Can’t see anything but blinding white. There’s a sweet pause of blinking relief, and then its back to stinging blindness as Vaso shines the light into my other pupil. When he finally turns it off, I swear I rub my eyes hard enough for them to fall out.
“Okay, sir, you seem fine.”
“Fine?” My sight’s still adjusting, but Vaso’s blurry stance lacks the square shoulder confidence I expect out of him. “Leniency does us no favors, solider. We’ve got to be certain. Of me most of all. Otherwise, our methods, our objectives, everything comes into question. Now… are you sure?”
This time, his response is rock solid. “Sir, you’re all clear, sir.” Hm. All right. That’ll have to be good enough.
He frowns and steals a look over his shoulder. “What about them, General? We can’t check them all.”
Far enough away to prevent eavesdropping sprawls millions and millions and millions of restless, hulking, monstrous bees. The entire transformed population of Volsci. Milling about the sky. Covering the sandy horizon. Carpeting the rolling desert landscape. All buzzing and bunching and generally anxious to be doing something. We’d brought the whole lot of them with us. At least, I think we did. Its near impossible to get an accurate headcount of them. Its near impossible getting anything out of them. But we’ve been managing, Vaso and I. We’re nothing if not old hands at improvising. “We don’t have to. We just need to check a handful. They’re a eusocial colony with telepathic abilities. If any of them have it, they’d all have it in short order.”
“Okay. Which ones?”
I point at the nearest group. The tight bunch, climbing on top of each other, clustering around the misshaped queen. “Those. Those guarding her. I’ll keep her busy while you’re working. She’s about due for some time away from them, anyway.”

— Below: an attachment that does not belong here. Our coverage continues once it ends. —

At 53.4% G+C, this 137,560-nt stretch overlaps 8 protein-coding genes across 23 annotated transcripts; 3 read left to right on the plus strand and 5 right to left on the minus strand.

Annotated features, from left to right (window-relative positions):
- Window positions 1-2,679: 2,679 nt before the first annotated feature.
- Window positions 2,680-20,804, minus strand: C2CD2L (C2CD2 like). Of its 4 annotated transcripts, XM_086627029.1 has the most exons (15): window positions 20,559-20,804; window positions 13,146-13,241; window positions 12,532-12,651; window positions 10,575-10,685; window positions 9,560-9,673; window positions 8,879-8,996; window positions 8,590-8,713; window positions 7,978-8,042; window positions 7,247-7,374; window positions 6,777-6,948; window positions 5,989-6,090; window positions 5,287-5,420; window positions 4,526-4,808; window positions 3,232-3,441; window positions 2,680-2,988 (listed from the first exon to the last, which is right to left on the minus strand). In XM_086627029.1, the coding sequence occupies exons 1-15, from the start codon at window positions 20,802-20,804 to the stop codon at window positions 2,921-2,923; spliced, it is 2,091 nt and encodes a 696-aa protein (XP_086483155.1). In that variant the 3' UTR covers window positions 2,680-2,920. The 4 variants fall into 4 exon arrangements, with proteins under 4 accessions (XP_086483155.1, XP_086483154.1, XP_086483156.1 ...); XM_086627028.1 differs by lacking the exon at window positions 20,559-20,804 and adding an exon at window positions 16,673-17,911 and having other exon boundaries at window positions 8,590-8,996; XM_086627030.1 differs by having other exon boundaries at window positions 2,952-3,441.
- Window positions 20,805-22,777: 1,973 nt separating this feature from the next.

It isn’t easy taking from her ‘subjects’. When we approach, they surround her immediately. She’s shocked. And frightened. Of them and of us. And it echoes exponentially throughout swarm. Vaso has to physically haul them off, even burn a couple, before I can take Sybilla’s arm and pull her away.
She watches Vaso shine lights into multifaceted eyes. “What… what’s he doing? Isz he hurting them?” she asks as I lead her from the swarm.
“Don’t worry. Just a routine exam.” Its difficult guiding her. Her oversized abdomen drags, her lanky sharp legs struggle to find purchase. Too much of a grip or too strong a push, and I risk tipping her over completely. She still doesn’t know how to manage her new proportions. Hasn’t accepted it yet. I figure she’s not really trying. “He’ll be done momentarily. Here, I want to show you something.”
She moves mechanically. “Is he a doctor? The szacred writings left to us described you as sczien… scienzZ…”
“A scientist, yes. Most of our race start out that way. But he makes an excellent field medic. Watch your step.”
“But he calls you ‘General’. Are you two some szort of military?”
Military. A little grandiose for just the two of us. The three of us. “Well, its like… hm. There’s what we want to be, and there’s what we need to be. For the lucky ones, that can be same thing. For others, for the rest of us, its a balancing act.”
“So, which is it? For you… is thisz what you want? Or what you need?”
I stop. And I stare at her.
She immediately shrinks. “Szorry, szzorry, I… should not… itsz not my place.”
“What I do… what I am doing, it has to be done. Because someone has to do it. Because no one else is doing it. They’re scared. Scared of what might happen. Scared of what they could lose. Scared of things they can’t change. We can’t live like that. We can’t just accept things are so much out of control, that things cannot possibly be corrected. Its a coward who lets fear overcome his sense of… duty.”
“What if szomething happens? Szomething terrible, and you can’t never take it back?”
“I’d rather chase a good cause than suffer a bad one.”
She’s quiet for a while after that. Quiet and shivering. Not from the desert cold. I doubt she can even feel temperature. I move on, leading her up a low rocky hill.
When she finds her voice again, its barely a squeak. “I had to kill Urbain Jean Joszzeph earlier today.”
“I know. I saw.”
“He wasz my mentor at the obszzervatory. I mean, I think it wasz him. He szzaid thatsz who he wasz, before he was… before it happened.”
“You did what you had to do.”